The Struggle Is Real
With almost two decades of consumer insights stemming from the annual IFIC Food & Health Survey, I can’t stop thinking about consumers’ confidence (or lack thereof) in the safety of the food system. The chart below captures consumer responses from 2023 to 2012 when 78% of consumers said they were “somewhat/very confident in the safety of the U.S. food supply.” Fast forward to 2023, and we see that only 70% of consumers confess they are somewhat/very confident in the safety of the U.S. food supply. My biggest concern is that, in the past year, we have observed a significant drop in those that report they are very confident.
Building Back Confidence
Like many of my dedicated food safety colleagues, I am not ready to accept 70% confidence and ignore the 30% that are “unsure” (19%) or the 11% that are “not/not at all confident.” Confidence can be likened to the foundation of a building. It is strong and is built for the building to take shape and last for decades. Consumers who are confident in the safety of the food supply likely trust those who produce food, regulate food and sell food. Given my 28 years in food safety and risk communications, I think it’s fair to suggest that we all stop, take time to self-reflect and consider “what can I do to increase consumer confidence?”
The Work To Be Done
Included in this year’s IFIC Food & Health Survey, we wanted to glean insights regarding consumer confidence in the safety of the U.S. food supply. As a follow-up question about consumer confidence, we included “What would increase your confidence in the safety of the food supply?” Response options included a range of concepts including “food recalls” to “more information on the package.” Interestingly, two of the top three responses selected were recommendations for the broad-based food industry and the federal government:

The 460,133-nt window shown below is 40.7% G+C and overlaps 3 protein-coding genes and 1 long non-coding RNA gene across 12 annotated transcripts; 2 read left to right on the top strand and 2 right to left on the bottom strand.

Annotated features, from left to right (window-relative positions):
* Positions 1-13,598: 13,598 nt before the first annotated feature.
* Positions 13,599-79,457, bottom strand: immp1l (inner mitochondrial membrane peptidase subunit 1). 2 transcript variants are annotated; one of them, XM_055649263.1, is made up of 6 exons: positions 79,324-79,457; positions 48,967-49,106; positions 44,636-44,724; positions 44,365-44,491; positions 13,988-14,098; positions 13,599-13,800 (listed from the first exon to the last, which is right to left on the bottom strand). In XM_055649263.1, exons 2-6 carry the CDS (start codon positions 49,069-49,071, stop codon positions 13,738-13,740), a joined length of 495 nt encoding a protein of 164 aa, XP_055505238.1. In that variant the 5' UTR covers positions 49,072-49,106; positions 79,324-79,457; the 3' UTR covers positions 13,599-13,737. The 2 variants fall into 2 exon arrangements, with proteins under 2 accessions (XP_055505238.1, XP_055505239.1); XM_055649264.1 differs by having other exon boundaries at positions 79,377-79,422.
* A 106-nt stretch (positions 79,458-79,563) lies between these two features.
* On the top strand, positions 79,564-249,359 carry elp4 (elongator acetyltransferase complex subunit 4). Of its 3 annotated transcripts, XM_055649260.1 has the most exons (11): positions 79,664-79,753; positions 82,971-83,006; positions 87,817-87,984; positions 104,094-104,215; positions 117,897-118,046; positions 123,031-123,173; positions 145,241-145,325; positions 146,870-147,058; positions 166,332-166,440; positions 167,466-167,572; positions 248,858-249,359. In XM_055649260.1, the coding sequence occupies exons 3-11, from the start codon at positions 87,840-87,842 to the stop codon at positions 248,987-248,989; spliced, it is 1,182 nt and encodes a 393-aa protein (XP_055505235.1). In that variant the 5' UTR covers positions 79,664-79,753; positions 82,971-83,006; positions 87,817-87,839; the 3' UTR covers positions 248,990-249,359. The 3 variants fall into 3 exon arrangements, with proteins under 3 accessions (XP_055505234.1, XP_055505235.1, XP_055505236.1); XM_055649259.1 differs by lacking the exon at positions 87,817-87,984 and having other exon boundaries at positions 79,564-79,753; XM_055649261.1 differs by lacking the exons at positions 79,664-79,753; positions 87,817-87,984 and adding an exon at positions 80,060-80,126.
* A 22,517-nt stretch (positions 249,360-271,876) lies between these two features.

- 36% suggest understanding “how the government currently ensures that food is safe.”
- 35% suggest understanding “how food companies currently ensure that food is safe.”
- 35% want to see “stricter regulation around the safety of the food supply.”
Where Do We Go From Here?
This data illustrates some immediate opportunities for multiple food safety stakeholders to explore. Consumers want to “be in the know” and are interested in what the food industry and government are doing to protect them from foodborne illness or ingredients that others have deemed “unsafe.” One way of accomplishing this is by working together to elevate real stories from real people on how we’re ensuring the food supply is safe.
As September comes to an end, we’re reflecting on all that we’ve accomplished this food safety month: from a new food safety resource on food recalls to a continuing professional education webinar on food safety, we’ve provided important resources and hosted a place for meaningful discussions, all in the pursuit of increasing consumer confidence in the safety of the U.S. food supply.
This article was written by Anthony Flood, Senior Director of Food Ingredient Communications.